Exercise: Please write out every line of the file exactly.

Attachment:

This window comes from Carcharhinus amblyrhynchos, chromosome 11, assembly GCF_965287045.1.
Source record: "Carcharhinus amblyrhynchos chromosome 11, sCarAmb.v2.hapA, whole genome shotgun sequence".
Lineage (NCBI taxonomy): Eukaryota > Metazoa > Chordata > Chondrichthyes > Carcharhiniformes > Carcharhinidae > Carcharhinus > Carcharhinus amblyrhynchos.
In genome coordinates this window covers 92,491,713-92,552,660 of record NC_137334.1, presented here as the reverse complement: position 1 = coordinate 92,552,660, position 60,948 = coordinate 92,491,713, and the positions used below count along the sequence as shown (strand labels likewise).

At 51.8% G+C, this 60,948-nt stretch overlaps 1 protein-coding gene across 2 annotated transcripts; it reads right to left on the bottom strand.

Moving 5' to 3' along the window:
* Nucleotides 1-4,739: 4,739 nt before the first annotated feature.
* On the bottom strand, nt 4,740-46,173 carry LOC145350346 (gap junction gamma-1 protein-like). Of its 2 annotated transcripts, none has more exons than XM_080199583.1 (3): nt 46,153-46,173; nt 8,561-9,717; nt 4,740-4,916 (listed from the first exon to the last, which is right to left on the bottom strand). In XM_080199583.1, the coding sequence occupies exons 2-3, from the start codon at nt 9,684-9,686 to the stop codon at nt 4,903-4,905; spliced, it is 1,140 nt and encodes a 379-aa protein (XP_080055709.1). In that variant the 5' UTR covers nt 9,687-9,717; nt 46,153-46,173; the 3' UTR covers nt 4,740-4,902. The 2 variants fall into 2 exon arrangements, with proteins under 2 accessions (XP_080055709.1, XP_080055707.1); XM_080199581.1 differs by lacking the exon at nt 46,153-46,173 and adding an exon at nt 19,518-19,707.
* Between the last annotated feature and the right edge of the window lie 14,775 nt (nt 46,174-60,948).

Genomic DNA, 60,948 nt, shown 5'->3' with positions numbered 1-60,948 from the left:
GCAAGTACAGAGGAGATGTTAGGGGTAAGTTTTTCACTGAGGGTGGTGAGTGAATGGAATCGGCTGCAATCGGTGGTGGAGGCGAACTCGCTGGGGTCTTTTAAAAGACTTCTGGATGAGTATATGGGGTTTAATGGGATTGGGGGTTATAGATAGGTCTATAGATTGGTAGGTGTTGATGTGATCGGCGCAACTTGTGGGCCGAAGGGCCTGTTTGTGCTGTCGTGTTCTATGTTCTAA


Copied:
This window comes from Carcharhinus amblyrhynchos, chromosome 11, assembly GCF_965287045.1.
Source record: "Carcharhinus amblyrhynchos chromosome 11, sCarAmb.v2.hapA, whole genome shotgun sequence".
Lineage (NCBI taxonomy): Eukaryota > Metazoa > Chordata > Chondrichthyes > Carcharhiniformes > Carcharhinidae > Carcharhinus > Carcharhinus amblyrhynchos.
In genome coordinates this window covers 92,491,713-92,552,660 of record NC_137334.1, presented here as the reverse complement: position 1 = coordinate 92,552,660, position 60,948 = coordinate 92,491,713, and the positions used below count along the sequence as shown (strand labels likewise).

At 51.8% G+C, this 60,948-nt stretch overlaps 1 protein-coding gene across 2 annotated transcripts; it reads right to left on the bottom strand.

Moving 5' to 3' along the window:
* Nucleotides 1-4,739: 4,739 nt before the first annotated feature.
* On the bottom strand, nt 4,740-46,173 carry LOC145350346 (gap junction gamma-1 protein-like). Of its 2 annotated transcripts, none has more exons than XM_080199583.1 (3): nt 46,153-46,173; nt 8,561-9,717; nt 4,740-4,916 (listed from the first exon to the last, which is right to left on the bottom strand). In XM_080199583.1, the coding sequence occupies exons 2-3, from the start codon at nt 9,684-9,686 to the stop codon at nt 4,903-4,905; spliced, it is 1,140 nt and encodes a 379-aa protein (XP_080055709.1). In that variant the 5' UTR covers nt 9,687-9,717; nt 46,153-46,173; the 3' UTR covers nt 4,740-4,902. The 2 variants fall into 2 exon arrangements, with proteins under 2 accessions (XP_080055709.1, XP_080055707.1); XM_080199581.1 differs by lacking the exon at nt 46,153-46,173 and adding an exon at nt 19,518-19,707.
* Between the last annotated feature and the right edge of the window lie 14,775 nt (nt 46,174-60,948).

Genomic DNA, 60,948 nt, shown 5'->3' with positions numbered 1-60,948 from the left:
GCAAGTACAGAGGAGATGTTAGGGGTAAGTTTTTCACTGAGGGTGGTGAGTGAATGGAATCGGCTGCAATCGGTGGTGGAGGCGAACTCGCTGGGGTCTTTTAAAAGACTTCTGGATGAGTATATGGGGTTTAATGGGATTGGGGGTTATAGATAGGTCTATAGATTGGTAGGTGTTGATGTGATCGGCGCAACTTGTGGGCCGAAGGGCCTGTTTGTGCTGTCGTGTTCTATGTTCTAA